Four in the afternoon on Wednesday in Malaga and the atmosphere is like a big day. The Martín Carpena has not yet filled up, but the venue rumbles when the Spanish anthem plays. Afterwards, as if it were an away goal in a football stadium, the atmosphere cools down a bit. Take advantage of the Croatian brass band to become strong. At times it seems that it is being played in Zagreb while Borna Coric is defoliating the daisy of the first set against Roberto Bautista. Spain has begun to climb its particular Tourmalet against the number one team in the ITF ranking in the Davis Cup Finals. In the first section of ascent there was a stumble: Roberto Bautista He cannot beat Borna Coric in the number two duel (6-4 and 7-6 (4) in 1h58).
The lawsuit began very evenly, with both players temporizing, measuring each other. Little risk. A quarter of an hour for the first two games. They both invest a lot of effort in holding their serve. Bautista even saves a breaking ball on the opening turn. From the third the thing picks up pace. Nobody puts a gear more than the rest. The points continue without incident until in the seventh, after Roberto annuls a second break option for Coric, with 30-40 the break arrives. It is consolidated by the Croatian, 26th in the ranking, who spent a year injured until he managed to return to the slopes last March. In August he won Cincinnati, the first Masters 1,000 of his career. Although Bautista, 21st, presses with 5-4, he fails to break him. The first sleeve escapes.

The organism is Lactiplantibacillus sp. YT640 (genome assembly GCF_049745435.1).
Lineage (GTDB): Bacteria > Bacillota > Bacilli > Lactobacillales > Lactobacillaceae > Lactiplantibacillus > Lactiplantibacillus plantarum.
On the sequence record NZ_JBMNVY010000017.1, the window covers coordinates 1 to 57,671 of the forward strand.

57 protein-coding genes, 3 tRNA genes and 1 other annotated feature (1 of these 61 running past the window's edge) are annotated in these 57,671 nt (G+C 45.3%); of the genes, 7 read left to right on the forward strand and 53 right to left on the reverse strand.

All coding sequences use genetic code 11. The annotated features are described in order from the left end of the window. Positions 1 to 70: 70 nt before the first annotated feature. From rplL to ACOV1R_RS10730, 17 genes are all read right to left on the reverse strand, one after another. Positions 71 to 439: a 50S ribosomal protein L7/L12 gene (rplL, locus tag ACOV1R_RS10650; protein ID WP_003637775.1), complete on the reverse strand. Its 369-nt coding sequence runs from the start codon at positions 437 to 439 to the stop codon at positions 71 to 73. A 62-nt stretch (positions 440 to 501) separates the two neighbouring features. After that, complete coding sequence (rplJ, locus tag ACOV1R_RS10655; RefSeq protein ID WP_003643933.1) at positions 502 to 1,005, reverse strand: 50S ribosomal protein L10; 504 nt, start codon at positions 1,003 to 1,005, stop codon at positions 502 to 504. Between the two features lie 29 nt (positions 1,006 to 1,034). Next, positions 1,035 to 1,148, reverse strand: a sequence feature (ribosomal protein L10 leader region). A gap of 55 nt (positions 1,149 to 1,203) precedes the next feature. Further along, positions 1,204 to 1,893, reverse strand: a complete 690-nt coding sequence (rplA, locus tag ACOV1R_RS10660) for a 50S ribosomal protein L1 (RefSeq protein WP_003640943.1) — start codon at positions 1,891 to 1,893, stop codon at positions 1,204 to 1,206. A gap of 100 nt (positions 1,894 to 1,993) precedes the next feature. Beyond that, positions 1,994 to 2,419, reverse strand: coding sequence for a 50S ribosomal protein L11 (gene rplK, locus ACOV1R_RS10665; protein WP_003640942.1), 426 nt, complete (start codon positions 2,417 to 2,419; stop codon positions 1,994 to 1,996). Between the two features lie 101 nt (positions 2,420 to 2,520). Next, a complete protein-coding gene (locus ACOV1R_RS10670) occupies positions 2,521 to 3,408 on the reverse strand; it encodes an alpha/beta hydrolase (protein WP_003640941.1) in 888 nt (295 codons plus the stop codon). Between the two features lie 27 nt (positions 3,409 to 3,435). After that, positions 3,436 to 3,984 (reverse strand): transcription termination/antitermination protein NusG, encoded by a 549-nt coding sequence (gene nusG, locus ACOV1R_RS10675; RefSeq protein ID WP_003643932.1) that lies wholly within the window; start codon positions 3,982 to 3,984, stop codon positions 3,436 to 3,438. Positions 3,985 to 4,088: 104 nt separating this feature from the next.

The duel is lightened in the second, momentarily interrupted in the middle by two subjects who jump onto the track with the intention of handcuffing themselves to the net to claim something, quickly evicted. The games follow each other quickly to serve. It will be the tonic. There is not a single break ball. They send the good percentages to the service: 75% for the man from Castellón, 69% for the man from Zagreb, who takes the initiative. 17 winning shots and six unforced errors for three and five by Bautista, somewhat cold in gestures. It is a block of ice, a very appreciable quality in certain contexts, but perhaps not so much in a competition that demands connection with the public. This one has returned to tune, smelling defeat, and pushes hard again.
Even so, they cannot prevent Bautista, in a tie-break that soon went to the opposite side after two mini-breaks to make it 4-1, from ending up giving up in what is his seventh defeat in 20 Davis games (Coric is 13-9 now ). In his style, without taking anything for granted, fighting to the last point (he raised two match points before the final 7-4). Tons of responsibility travel on the back of Pablo Carreño, in charge of preventing Spain from abandoning its Finals, those of Malaga, at first.